In 1920 France was given the League of Nations mandate for Lebanon (and Syria and part of southern Turkey); six years later, the territory of Lebanon was separated from Syria in its present state borders as an independent parliamentary republic. In fact, despite its own constitution, the country remained under the administration of France. The constitution took account of all existing religious groups in parliament.
In 1936, France granted Lebanon independence within three years, and two districts (Japal Drus, Jabal Latakia) were declared Syrian territory. Given the impending world was postponed in Europe, Lebanon’s independence was. After the defeat of France, British troops and units of “Free France” (led by exiled Charles de Gaulle) occupied the territories in 1941. Lebanon was formally declared independent in November 1941.
Two years later, a Lebanese government headed by Maronite President Bishara al-Khuri began operations. It was also planned that the President would be a Maronite, the Prime Minister a Sunni and the President of Parliament a Shiite.
After the end of World War II, the British and French troops left the country. The French leadership initially tried to make the withdrawal of troops dependent on the preservation of special military and economic rights, but had to refrain from doing so after unrest in the former mandate areas and due to international pressure.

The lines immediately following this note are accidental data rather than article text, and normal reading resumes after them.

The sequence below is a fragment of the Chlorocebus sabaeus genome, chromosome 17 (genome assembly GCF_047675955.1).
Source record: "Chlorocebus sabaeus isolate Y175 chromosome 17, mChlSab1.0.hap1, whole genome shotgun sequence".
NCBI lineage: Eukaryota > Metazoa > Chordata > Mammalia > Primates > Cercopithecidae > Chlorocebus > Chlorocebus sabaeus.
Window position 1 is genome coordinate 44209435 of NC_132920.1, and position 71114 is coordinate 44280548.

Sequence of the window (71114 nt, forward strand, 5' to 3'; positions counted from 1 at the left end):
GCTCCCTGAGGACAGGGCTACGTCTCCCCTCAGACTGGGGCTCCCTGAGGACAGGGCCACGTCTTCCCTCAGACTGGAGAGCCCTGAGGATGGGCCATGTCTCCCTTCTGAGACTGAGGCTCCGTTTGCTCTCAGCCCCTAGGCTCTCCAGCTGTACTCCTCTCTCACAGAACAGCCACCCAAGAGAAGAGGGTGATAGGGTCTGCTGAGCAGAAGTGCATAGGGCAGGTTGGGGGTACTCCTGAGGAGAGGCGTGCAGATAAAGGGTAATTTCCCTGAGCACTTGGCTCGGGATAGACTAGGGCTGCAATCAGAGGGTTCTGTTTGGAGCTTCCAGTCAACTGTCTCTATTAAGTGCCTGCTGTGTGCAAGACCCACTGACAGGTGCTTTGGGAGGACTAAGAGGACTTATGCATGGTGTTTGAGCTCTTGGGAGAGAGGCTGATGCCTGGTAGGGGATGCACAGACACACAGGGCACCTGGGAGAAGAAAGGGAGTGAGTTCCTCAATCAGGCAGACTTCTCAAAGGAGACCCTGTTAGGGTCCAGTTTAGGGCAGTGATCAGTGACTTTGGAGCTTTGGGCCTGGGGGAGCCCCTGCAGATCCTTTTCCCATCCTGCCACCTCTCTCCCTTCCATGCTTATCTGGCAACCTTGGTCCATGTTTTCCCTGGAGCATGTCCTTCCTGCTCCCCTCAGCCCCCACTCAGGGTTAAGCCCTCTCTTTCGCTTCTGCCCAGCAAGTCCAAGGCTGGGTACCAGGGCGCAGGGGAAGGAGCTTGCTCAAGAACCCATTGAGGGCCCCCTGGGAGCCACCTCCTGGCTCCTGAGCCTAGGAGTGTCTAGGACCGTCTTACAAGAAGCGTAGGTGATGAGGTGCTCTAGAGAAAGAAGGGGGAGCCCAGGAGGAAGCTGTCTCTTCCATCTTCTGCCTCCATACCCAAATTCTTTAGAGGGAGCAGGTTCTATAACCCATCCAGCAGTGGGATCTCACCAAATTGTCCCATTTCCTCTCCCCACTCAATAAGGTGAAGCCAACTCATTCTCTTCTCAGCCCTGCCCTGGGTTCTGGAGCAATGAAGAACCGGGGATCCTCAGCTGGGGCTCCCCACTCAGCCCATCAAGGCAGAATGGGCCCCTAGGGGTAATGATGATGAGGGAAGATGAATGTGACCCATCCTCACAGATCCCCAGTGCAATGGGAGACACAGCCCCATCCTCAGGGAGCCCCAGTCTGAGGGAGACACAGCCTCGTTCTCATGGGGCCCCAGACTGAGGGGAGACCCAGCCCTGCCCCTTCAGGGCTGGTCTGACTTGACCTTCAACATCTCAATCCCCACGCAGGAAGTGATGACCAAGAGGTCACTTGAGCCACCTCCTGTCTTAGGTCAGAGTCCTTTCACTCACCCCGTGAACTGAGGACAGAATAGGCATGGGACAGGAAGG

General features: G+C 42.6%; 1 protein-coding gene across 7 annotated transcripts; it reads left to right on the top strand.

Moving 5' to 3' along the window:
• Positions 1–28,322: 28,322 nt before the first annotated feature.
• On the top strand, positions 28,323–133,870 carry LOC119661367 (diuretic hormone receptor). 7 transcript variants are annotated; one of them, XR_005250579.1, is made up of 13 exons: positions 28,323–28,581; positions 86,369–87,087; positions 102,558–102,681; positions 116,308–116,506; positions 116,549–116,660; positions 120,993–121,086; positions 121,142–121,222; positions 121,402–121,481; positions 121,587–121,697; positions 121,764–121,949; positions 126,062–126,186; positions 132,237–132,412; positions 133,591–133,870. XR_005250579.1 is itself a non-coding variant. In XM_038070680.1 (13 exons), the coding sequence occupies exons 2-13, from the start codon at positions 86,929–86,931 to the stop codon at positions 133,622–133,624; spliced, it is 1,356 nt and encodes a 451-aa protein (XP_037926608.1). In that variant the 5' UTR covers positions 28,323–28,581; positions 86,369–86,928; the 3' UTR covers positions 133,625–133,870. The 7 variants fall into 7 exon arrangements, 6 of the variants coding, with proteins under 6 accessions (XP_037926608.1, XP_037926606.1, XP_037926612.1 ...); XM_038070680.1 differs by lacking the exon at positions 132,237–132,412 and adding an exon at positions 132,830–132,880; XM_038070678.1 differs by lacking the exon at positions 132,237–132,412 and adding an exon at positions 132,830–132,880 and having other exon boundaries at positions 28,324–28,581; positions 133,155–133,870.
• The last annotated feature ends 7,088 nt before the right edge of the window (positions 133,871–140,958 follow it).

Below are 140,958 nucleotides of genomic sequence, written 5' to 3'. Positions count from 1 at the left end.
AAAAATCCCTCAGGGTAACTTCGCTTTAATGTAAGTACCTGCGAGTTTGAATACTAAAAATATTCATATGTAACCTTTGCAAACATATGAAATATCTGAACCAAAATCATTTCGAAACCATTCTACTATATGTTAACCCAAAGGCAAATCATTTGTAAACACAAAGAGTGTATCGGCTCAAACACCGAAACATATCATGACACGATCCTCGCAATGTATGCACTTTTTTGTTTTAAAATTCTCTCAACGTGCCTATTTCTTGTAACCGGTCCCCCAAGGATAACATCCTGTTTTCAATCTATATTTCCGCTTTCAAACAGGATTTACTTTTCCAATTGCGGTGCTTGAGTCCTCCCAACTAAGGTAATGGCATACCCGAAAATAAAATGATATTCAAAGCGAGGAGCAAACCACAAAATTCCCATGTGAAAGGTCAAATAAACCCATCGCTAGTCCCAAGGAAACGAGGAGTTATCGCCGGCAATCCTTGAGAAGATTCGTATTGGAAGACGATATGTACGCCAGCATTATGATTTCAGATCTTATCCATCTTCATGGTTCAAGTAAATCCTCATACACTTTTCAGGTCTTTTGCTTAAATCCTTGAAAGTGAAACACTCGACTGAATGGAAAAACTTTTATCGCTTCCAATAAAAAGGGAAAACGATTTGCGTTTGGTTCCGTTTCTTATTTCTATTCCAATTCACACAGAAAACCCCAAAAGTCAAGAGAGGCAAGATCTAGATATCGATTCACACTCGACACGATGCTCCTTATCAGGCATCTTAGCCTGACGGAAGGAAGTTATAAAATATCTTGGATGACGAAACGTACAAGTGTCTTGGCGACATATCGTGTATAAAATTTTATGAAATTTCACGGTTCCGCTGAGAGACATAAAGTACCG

The domestic political situation in Lebanon has remained relatively stable for a decade. However, a sharp increase in Arab nationalism (Lebanon formally participated in an attempt to prevent the emergence of the newly founded state of Israel in May 1948) and a rapid increase in the Muslim population led to the conflict between the two countries in the second half of the 1950s Christians and Muslims erupted openly. In 1958, US troops intervened at the request of the Lebanese government under incumbent Christian (Maronite) President Camille Shamoun. After the impending outbreak of a civil was was prevented, the Muslim general Fuad Shebab took over the office of president.
In the late 1960s, civil war-like riots in Lebanon occurred again. In addition to the conflicts between Christians and Muslims, the PLO (Palestine Liberation Organization), founded in 1964 in the Jordanian part of Jerusalem, had gained influence in Lebanon and carried out its attacks on Israel from Lebanese territory. In 1972, Israeli troops attacked Palestinian bases in southern Lebanon. The Lebanese armed forces have failed to act against the Palestinians on their territory. In 1976 there was an open outbreak of civil war, at the beginning of which Christian associations (Forces Libanaises, FL) on the one hand and an alliance of the PLO with militant Druze on the other. Other groups such as the prosyrian Amal militia and the fundamentalist Hezbollah (“Party of God”, founded in 1982) intervened in the course of the conflict. The Syrian army and a multinational peacekeeping force (1978 to 1984) also participated, with the Syrian government supporting various groups in the course of the civil war. Israeli units occupied Lebanese territories twice (1978, 1982) in retaliation for the attacks by Palestinians operating from Lebanese territory. The Israeli government made the withdrawal of its troops dependent on the withdrawal of Syrian troops from Lebanon. The Lebanese leadership failed to resolve the conflict. President Beschir Gemayel, previously leader of the Christian militias, was assassinated shortly after taking office in 1982, and his successor Amin Gemayel was also unable to end the war.